1. In a general sense, stillness, or entire absence of sound or noise as the silence of midnight. 2. In animals, the state of holding the peace forbearance of speech in man, or of noise in other animals. I was dumb with silence I held my peace, even from good.  Psalms 39 . 3. Habitual taciturnity opposed to loquacity. 4. Secrecy. These things were transacted in silence. 5. Stillness calmness quiet cessation of rage, agitation or tumult as the elements reduced to silence. 6. Absence of mention oblivion, Eternal silence be their doom. And what most merits fame, in silence hid. 7. Silence, in used elliptically for let there be silence, an injunction to keep silence.

SI'LENCE, 5 t.

1. To oblige to hold the peace to restrain from noise or speaking. 2. To still to quiet to restrain to appease. This would silence all further opposition. These would have silenced their scruples. 3. To stop as, to silence complaints or clamor. 4. To still to cause to cease firing as, to silence guns or a battery. 5. To restrain from preaching by revoking a license to preach as, to silence a minister of the gospel. The Rev. Thomas Hooker, of Chelmsford in Essex, was silenced for non-conformity. 6. To put an end to to cause to cease. The question between agriculture and commerce has received a decision which has silenced the rivalships between them.

Webster's Dictionary [4]

(1): ( v. t.) To restrain from the exercise of any function, privilege of instruction, or the like, especially from the act of preaching; as, to silence a minister of the gospel.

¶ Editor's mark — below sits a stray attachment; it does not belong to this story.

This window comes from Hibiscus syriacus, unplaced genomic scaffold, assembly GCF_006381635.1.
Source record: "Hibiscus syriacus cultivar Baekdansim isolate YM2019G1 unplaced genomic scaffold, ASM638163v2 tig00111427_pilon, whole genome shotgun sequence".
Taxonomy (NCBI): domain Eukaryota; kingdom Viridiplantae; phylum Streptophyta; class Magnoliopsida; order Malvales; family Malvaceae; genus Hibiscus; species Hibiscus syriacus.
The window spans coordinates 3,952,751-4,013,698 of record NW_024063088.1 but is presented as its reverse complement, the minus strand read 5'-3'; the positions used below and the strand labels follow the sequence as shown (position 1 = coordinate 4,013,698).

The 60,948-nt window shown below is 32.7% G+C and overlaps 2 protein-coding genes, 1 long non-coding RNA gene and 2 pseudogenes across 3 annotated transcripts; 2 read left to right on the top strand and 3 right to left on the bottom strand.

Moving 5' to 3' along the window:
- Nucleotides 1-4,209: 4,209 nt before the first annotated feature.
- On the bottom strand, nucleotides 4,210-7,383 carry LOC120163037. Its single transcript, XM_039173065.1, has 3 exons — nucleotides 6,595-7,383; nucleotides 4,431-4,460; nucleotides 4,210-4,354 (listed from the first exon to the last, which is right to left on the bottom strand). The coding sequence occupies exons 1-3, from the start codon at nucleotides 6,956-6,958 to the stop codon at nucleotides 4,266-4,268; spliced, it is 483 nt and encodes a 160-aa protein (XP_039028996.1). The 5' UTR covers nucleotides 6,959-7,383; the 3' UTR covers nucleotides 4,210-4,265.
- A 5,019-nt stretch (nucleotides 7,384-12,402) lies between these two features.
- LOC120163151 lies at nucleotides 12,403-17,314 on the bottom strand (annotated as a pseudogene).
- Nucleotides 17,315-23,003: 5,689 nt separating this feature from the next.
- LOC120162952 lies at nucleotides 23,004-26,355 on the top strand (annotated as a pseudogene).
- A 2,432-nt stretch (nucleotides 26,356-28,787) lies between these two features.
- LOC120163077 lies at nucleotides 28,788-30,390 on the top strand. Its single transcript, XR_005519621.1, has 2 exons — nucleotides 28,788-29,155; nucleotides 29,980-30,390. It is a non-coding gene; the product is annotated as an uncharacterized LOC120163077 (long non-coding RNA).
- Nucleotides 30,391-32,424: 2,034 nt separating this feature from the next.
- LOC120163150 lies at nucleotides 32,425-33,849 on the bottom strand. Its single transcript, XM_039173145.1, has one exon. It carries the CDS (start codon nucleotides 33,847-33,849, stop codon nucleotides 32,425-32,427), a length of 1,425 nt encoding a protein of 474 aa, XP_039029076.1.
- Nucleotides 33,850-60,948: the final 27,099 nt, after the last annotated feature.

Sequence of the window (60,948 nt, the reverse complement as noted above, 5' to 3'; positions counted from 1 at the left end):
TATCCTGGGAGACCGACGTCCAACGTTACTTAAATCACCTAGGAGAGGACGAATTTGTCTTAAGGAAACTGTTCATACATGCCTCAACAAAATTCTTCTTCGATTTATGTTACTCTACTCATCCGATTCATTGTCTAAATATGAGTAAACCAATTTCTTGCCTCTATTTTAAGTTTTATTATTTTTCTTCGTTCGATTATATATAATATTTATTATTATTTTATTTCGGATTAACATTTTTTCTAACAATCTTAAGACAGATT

(2): ( v. t.) To cause to cease firing, as by a vigorous cannonade; as, to silence the batteries of an enemy.

(3): ( v. t.) To compel to silence; to cause to be still; to still; to hush.

(4): ( v. t.) To put to rest; to quiet.

(5): ( n.) The cessation of rage, agitation, or tumilt; calmness; quiest; as, the elements were reduced to silence.

(6): ( interj.) Be silent; - used elliptically for let there be silence, or keep silence.

(7): ( n.) Absence of mention; oblivion.

(8): ( n.) The state of being silent; entire absence of sound or noise; absolute stillness.

(9): ( n.) Forbearance from, or absence of, speech; taciturnity; muteness.

(10): ( n.) Secrecy; as, these things were transacted in silence.

Hawker's Poor Man's Concordance And Dictionary [5]

There is a great and extensive meaning in this word as used by the Hebrews. It doth not simply mean where nothing is spoken, but a certain complacency and delight. Thus the Lord himself is said by the prophet to rest in his love, or as the margin of the Bible renders it, he will be silent in his love. ( Zephaniah 3:17) In relation to the ordinary silence of the Hebrews, I refer to the word Salutation. Siloam This was a pool under the walls of Jerusalem, between the city and the brook Cedron. The prophet Isaiah speaks of it as the waters of Shiloah. ( Isaiah 8:6) The name is derived from Shiloah, meaning sent. (See  John 9:1-41 throughout.)

Watson's Biblical & Theological Dictionary [6]

This word not only signifies to refrain from speaking; but also in the style of the Hebrews, it is taken for, "to be quiet, to remain immovable." As for example: "Sun, stand thou still upon Gibeon," in Hebrew, be silent. "And the sun stood still, and the moon stayed,"  Joshua 10:12-13 , or were silent, at the commandment of Joshua.

Holman Bible Dictionary [7]

 Habakkuk 2:20 Psalm 94:17 Psalm 115:17 Lamentations 2:10 Matthew 22:34 Revelation 8:1

International Standard Bible Encyclopedia [8]

sı̄´lens  : Five Hebrew roots, with various derivatives, and two Greek words are thus translated. The word is used literally for dumbness, interrupted speech, as in   Lamentations 2:10;  Psalm 32:3;  Ecclesiastes 3:7;  Amos 5:13;  Acts 15:12;  1 Corinthians 14:28;  1 Timothy 2:11 ,  1 Timothy 2:12 the King James Version (the American Standard Revised Version "quietness");   Revelation 8:1 , or figuratively of the unanswered prayers of the believer (  Psalm 83:1;  Psalm 35:22;  Jeremiah 8:14 ); of awe in the presence of the Divine Majesty ( Isaiah 41:1;  Zechariah 2:13 ), or of death ( 1 Samuel 2:9;  Psalm 94:17;  Psalm 115:17 ).